Reducing Energy Rates For Your Business Requires Multiple Strategies

Energy rates in some parts of the country have soared, and places that need to use a lot of energy, such as businesses that can't simply turn off the lights, can see some stressful utility bills. Reducing business energy rates is necessary and very possible. But you need to use several strategies; don't rely on only one.

Get as Efficient as You Can With Power Use

This first strategy is one you know about, but you might not have tried everything you can. Get as lean and mean about energy usage as possible. Replace the old, wheezing office fridge with a newer one that uses less power; if you're replacing other appliances anyway in that kitchen, downsize the microwave by a couple hundred watts or so. Switch lighting to LEDs if you haven't already, and discourage the use of things like electric cup warmers at desks. Encourage employees to open blinds on windows if it's safe to do so (people at the street level may need the blinds closed to avoid distraction and stop people from looking in).

Don't make your employees freeze or sweat in the name of energy conservation. Keep air conditioning and heating at reasonable temperatures and encourage the use of fans in summer and dressing warmly in winter. Installing a ceiling fan in your office, for example, lets you keep the air conditioning temperature at a higher setting, saving more energy. Keeping extra shawls and jackets in the office for cold employees can help you keep the heating temperature down, too.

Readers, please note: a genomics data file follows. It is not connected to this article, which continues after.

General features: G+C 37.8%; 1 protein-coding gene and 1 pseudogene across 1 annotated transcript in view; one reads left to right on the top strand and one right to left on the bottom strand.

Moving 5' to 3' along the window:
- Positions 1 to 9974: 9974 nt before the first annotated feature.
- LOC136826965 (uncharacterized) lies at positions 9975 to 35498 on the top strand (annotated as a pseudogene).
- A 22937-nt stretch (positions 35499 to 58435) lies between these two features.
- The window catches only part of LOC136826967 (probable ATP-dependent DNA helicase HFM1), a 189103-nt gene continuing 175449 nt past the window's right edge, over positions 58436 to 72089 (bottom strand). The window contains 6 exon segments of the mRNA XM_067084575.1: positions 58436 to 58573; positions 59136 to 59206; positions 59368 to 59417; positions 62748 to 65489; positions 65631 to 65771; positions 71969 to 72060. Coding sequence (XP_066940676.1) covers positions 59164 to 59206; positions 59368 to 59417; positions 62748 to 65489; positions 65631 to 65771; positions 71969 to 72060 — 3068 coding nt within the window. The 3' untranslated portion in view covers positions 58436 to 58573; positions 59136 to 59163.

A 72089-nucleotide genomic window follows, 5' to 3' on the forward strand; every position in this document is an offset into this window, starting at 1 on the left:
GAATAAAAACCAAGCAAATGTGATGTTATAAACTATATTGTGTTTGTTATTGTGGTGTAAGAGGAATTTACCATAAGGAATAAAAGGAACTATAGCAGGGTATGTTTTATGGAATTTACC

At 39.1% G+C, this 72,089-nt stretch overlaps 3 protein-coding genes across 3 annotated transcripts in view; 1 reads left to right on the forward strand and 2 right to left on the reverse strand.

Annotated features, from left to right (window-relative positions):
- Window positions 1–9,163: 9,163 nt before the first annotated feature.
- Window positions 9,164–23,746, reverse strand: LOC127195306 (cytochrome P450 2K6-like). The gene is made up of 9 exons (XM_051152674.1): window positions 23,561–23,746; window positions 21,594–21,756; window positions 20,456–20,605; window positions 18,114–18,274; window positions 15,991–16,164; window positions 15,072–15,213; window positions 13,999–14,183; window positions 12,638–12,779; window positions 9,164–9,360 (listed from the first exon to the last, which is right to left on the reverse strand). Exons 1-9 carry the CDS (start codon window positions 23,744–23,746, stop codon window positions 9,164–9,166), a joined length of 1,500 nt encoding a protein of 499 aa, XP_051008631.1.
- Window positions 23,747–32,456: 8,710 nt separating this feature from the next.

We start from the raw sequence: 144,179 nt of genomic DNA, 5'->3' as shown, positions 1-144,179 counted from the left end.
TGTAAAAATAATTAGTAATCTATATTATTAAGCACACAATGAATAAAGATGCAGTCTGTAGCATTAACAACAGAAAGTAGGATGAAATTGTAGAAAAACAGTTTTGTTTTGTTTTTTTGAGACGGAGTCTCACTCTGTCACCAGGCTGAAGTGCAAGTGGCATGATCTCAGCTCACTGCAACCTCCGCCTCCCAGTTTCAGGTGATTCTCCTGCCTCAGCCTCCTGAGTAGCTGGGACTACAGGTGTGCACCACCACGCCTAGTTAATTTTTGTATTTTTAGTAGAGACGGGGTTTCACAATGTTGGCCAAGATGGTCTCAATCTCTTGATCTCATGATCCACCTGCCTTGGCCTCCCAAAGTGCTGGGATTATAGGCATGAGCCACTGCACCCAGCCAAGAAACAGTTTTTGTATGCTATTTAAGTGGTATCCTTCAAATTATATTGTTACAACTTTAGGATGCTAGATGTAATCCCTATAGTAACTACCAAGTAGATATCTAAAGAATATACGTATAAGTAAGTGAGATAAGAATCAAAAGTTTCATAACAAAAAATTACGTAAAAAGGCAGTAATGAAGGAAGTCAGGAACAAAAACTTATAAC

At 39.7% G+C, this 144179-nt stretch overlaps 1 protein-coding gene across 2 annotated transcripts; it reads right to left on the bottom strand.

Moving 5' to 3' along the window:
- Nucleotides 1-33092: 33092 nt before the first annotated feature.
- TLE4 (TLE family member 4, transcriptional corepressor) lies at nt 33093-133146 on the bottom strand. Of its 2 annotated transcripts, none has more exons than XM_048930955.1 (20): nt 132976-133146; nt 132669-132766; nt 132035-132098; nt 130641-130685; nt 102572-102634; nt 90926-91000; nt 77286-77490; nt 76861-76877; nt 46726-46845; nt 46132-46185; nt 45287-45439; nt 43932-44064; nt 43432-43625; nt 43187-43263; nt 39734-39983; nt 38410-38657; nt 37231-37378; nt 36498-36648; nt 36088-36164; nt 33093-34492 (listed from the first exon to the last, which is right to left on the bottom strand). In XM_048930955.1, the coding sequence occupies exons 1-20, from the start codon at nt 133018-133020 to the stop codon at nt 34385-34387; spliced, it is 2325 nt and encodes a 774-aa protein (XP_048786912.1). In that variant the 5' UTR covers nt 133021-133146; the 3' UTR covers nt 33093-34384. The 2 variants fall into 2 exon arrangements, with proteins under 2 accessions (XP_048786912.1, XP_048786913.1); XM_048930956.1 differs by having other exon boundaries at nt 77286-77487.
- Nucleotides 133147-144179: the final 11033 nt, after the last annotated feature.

Look Into Special Rate Plans

Utility companies often have special rate plans for businesses that lower rates at certain times of the day. If you can adjust your office hours to avoid the higher-rate times, you could see significant savings. The plans aren't available at every utility company, and they can vary in their smaller details. But call and ask—you have nothing to lose by asking.

Got a Remodel Coming Up? Now's Your Chance

If the space you're in isn't configured in the most efficient way, such as having vents in odd places and large windows on the south and west that let in hot sunlight in summer, here's your chance to redesign the interior to create better airflow for the HVAC vents, better shade for the south and west windows (you might not be able to remove the windows, depending on the remodel and building codes, but you can install good blackout curtains that block that light and heat), add a new, more efficient HVAC system, and do whatever else you can to make the interior less dependent on the thermostat. 

For more information about business energy rates, contact a local company.